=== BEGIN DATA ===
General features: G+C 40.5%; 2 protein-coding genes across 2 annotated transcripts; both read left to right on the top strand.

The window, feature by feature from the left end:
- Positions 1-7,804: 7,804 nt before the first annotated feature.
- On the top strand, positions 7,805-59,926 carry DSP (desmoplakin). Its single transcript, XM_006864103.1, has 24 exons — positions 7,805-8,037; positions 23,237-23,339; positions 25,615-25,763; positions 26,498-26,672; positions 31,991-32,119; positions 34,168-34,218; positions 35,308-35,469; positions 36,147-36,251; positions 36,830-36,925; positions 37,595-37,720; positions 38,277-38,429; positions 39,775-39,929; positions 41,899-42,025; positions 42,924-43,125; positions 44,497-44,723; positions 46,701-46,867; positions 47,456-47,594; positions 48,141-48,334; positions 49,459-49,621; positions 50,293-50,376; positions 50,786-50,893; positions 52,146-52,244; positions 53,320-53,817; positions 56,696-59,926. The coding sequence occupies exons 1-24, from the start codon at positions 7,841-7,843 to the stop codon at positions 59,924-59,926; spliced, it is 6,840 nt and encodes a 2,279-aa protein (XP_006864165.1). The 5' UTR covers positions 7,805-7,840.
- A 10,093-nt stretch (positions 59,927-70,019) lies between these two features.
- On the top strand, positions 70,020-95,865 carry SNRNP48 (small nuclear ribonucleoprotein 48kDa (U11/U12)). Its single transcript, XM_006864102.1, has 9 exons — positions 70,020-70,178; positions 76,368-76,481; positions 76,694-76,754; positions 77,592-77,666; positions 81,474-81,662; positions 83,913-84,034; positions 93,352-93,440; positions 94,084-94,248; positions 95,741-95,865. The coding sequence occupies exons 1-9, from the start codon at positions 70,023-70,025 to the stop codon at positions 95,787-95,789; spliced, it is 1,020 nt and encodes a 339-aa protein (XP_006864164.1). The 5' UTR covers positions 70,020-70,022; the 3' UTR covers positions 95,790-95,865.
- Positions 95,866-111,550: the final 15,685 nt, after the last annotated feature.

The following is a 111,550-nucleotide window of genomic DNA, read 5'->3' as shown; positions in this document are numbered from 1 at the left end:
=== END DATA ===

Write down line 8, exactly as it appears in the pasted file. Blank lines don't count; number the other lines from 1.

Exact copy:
The following is a 111,550-nucleotide window of genomic DNA, read 5'->3' as shown; positions in this document are numbered from 1 at the left end: